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The ProgrammeFuelling a Revolution

HINDE COMMON WOOD
SHEFFIELD

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Hinde Common Wood is located just under 4 kilometres north-east of the centre of Sheffield, on the eastern edge of Firth Park.

Formerly known as 'The Brushes', the woodland is first described in a document of 1637. From this evidence and from its location on a steep slope, Hinde Common Wood is believed to be an ancient woodland, in other words, one that is at least 400 years old.

The woodland on the site is semi-natural and broadleaved. It is dominated by Oak and Sycamore and also has a significant number of Beech and a few Ash. The trees vary in age from young saplings to mature trees. In the northern part of the wood, there is a considerable amount of Oak regeneration along with some regrowth of Elm and Elderberry.

Parking is available on adjacent streets and access to the woodland is provided for by a network of paths which are in a reasonable state of repair.

Under the Fuelling a Revolution programme, woodland restoration and access improvement work is taking place to restore Hinde Common Wood to its former glory and to maximise its potential as a recreational and educational resource. Some thinning and group felling of trees will be carried out in order to create a more varied woodland structure and to encourage the regeneration of native trees such as Oak, Ash and Hazel. Sycamore, a non-native and highly invasive species, will be particularly favoured for removal. Himalayan Balsam and Japanese Knotweed, two non-native and highly invasive herb species will also be controlled. Access to the wood will be improved by upgrading the path system and additional seating will be installed. Although the woodland's boundaries are generally in a good state of repair, four metal barriers to control unauthorised access will be constructed and 200 metres of new hedgerow planted to mark the woodland boundary. Work is also required to reduce problems of fly tipping and litter, the latter being a particularly severe problem along some paths. Finally, the potential of the site as an educational and recreational resource is being developed through guided walks, events relating to the natural history and historic interest of the site, children's events and practical management tasks.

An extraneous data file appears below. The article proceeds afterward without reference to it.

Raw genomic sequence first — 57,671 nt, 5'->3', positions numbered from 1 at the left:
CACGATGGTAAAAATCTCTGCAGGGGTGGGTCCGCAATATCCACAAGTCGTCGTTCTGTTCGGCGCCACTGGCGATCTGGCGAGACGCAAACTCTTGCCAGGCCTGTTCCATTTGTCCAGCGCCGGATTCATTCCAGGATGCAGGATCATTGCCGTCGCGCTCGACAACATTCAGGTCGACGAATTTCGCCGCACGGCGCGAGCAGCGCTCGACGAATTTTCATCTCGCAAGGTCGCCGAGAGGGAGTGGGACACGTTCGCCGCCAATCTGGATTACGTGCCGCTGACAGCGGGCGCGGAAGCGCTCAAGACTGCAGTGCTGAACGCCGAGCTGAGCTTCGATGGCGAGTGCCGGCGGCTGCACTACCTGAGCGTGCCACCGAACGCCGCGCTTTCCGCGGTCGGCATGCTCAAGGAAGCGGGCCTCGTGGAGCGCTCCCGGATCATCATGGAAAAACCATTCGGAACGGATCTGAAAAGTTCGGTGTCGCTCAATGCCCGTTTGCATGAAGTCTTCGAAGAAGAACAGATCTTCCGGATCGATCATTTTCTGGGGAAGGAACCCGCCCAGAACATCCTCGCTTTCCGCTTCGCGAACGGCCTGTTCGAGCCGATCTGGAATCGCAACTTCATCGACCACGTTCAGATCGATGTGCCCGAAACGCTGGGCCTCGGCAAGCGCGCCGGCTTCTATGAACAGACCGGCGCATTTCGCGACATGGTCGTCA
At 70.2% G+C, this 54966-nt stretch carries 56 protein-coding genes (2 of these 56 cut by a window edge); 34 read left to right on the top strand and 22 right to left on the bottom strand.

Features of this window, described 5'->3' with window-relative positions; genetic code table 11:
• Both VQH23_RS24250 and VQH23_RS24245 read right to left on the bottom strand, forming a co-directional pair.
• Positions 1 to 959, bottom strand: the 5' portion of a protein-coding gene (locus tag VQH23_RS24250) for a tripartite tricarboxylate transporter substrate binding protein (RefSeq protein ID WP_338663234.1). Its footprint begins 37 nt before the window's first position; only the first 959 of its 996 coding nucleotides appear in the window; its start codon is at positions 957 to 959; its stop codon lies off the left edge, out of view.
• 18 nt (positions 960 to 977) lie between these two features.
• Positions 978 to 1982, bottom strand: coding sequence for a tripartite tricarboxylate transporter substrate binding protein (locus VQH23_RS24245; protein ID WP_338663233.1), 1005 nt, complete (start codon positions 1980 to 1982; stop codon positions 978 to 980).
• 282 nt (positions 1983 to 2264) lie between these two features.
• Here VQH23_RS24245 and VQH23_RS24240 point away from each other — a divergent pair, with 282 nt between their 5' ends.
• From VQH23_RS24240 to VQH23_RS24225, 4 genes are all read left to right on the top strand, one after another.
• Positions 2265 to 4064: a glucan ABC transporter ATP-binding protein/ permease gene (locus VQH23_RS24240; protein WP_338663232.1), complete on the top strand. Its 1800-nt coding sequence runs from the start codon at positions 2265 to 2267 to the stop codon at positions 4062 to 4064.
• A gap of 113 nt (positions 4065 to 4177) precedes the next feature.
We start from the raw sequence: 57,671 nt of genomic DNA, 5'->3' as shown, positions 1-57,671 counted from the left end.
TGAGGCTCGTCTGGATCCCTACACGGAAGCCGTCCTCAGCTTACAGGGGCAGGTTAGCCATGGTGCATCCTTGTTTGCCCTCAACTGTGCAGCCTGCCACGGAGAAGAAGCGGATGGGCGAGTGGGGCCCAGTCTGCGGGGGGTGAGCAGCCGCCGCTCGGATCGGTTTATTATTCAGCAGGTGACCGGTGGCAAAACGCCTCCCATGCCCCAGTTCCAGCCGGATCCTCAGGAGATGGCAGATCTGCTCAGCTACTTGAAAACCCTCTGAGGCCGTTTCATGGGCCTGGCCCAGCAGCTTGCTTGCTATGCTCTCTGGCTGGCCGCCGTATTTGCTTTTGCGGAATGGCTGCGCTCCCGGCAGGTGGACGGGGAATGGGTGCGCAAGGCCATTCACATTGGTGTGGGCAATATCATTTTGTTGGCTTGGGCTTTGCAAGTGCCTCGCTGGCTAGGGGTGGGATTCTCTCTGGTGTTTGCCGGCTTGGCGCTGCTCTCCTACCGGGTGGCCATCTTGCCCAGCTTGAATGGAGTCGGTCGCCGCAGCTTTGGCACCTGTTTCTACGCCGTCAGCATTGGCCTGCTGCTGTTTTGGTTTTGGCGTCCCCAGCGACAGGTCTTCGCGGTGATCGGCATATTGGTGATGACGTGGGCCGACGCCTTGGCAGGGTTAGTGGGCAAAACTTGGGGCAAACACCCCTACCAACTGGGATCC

Other nearby Heritage Woodlands are:

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